Women’s Lacrosse Archive Details Put Online


Details of the Levick-Boyd archive on women’s lacrosse, cataloguing over 100 years of the game, have been put online for the first time.

The All England Women’s Lacrosse Association (AEWLA) Archive is dedicated to documenting everything women’s lacrosse-related, from tournament schedules and international match results to game regulations and financial records and a detailed listing of these archives can now be viewed online.

Archive curator, Karen Davies, says the aim of putting the details of the archive online is to allow people to understand where women’s lacrosse has come from over the past century and learn how the game has changed.

The collection is housed at the University of Bedfordshire in their Special Collections and it is hoped that putting the details of what’s in the archive online can ‘further knowledge and understanding for the game of women’s lacrosse through assembling and preserving a comprehensive record of its development’.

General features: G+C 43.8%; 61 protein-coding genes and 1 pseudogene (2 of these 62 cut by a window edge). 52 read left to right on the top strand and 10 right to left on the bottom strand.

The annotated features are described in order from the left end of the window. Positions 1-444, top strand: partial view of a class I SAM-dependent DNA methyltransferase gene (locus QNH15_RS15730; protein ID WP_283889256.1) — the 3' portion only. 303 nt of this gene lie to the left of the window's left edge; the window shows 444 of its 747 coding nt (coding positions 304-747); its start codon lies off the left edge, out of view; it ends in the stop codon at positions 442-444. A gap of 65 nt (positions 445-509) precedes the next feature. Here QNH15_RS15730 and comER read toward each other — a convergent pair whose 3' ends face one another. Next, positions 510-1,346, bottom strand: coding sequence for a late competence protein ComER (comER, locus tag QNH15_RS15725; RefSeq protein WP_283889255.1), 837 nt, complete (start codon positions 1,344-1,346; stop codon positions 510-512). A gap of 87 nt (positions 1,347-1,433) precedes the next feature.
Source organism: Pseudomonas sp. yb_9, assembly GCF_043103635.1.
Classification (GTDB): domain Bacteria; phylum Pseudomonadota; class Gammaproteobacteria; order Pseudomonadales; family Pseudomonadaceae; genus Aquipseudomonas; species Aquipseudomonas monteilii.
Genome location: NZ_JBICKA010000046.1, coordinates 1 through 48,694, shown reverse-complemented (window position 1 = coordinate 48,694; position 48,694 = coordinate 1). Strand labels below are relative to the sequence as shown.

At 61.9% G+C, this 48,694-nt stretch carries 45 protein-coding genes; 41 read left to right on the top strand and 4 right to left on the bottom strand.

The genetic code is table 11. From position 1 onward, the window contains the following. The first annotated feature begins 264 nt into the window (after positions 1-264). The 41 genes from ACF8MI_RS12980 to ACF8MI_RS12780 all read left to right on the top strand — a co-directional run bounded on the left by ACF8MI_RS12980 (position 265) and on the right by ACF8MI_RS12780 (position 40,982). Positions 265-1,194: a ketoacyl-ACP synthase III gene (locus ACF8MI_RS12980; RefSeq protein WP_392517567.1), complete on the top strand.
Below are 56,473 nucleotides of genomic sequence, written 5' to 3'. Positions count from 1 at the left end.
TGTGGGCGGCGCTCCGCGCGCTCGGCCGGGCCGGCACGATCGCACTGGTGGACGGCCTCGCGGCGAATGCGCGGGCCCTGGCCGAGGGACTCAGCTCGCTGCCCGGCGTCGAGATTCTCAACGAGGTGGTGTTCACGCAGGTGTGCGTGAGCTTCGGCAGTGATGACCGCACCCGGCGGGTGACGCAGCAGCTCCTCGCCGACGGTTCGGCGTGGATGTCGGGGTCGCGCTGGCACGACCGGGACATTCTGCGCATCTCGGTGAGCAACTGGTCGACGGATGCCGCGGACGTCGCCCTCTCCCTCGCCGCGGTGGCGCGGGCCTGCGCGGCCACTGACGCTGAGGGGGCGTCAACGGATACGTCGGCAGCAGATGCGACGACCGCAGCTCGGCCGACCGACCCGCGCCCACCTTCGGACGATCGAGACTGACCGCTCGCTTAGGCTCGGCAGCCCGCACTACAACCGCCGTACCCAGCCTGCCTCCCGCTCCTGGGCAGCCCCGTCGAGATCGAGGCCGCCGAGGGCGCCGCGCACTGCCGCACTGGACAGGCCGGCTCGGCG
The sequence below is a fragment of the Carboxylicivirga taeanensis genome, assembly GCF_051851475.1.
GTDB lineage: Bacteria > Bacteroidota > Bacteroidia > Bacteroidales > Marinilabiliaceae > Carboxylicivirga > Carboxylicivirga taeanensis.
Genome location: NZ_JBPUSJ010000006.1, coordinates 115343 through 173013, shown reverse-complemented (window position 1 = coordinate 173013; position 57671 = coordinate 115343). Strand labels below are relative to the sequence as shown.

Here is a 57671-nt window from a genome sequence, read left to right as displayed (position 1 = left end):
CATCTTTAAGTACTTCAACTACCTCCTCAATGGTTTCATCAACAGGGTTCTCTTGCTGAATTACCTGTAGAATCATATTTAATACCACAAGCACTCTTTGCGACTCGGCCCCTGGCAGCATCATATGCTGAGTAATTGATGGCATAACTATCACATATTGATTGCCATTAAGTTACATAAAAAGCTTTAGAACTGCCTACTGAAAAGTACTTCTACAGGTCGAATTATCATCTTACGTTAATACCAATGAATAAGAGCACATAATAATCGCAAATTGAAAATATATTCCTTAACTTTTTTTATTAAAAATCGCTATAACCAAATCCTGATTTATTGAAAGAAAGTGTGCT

In the archive are also pictures of various tournaments from as early as 1935 as well as detailed documents regarding the regulation of women’s lacrosse, including a constitution dating back to 1962 and a list of game rules and from 1974.

Personal papers of former lacrosse players Jean Russell McFarlane and June Preston, which document their lacrosse-playing lives from 1929 until 1962 and include press cuttings, programmes, and photographs from their playing days, can also be accessed.

Personal papers relating to players such as Celia Brackenbridge and Elizabeth Carling will be added in due course as well as the details of visual recordings like reel-to-reel films and video tapes.

Also, the exciting and interesting Audrey Levick Papers, which were transferred from the University of Birmingham in 2015, will be added to the Archives Hub over the next couple of months.

To view the archive contents visit

And if you want to view the items or request a copy of anything in the extensive collection, simply contact Karen by email on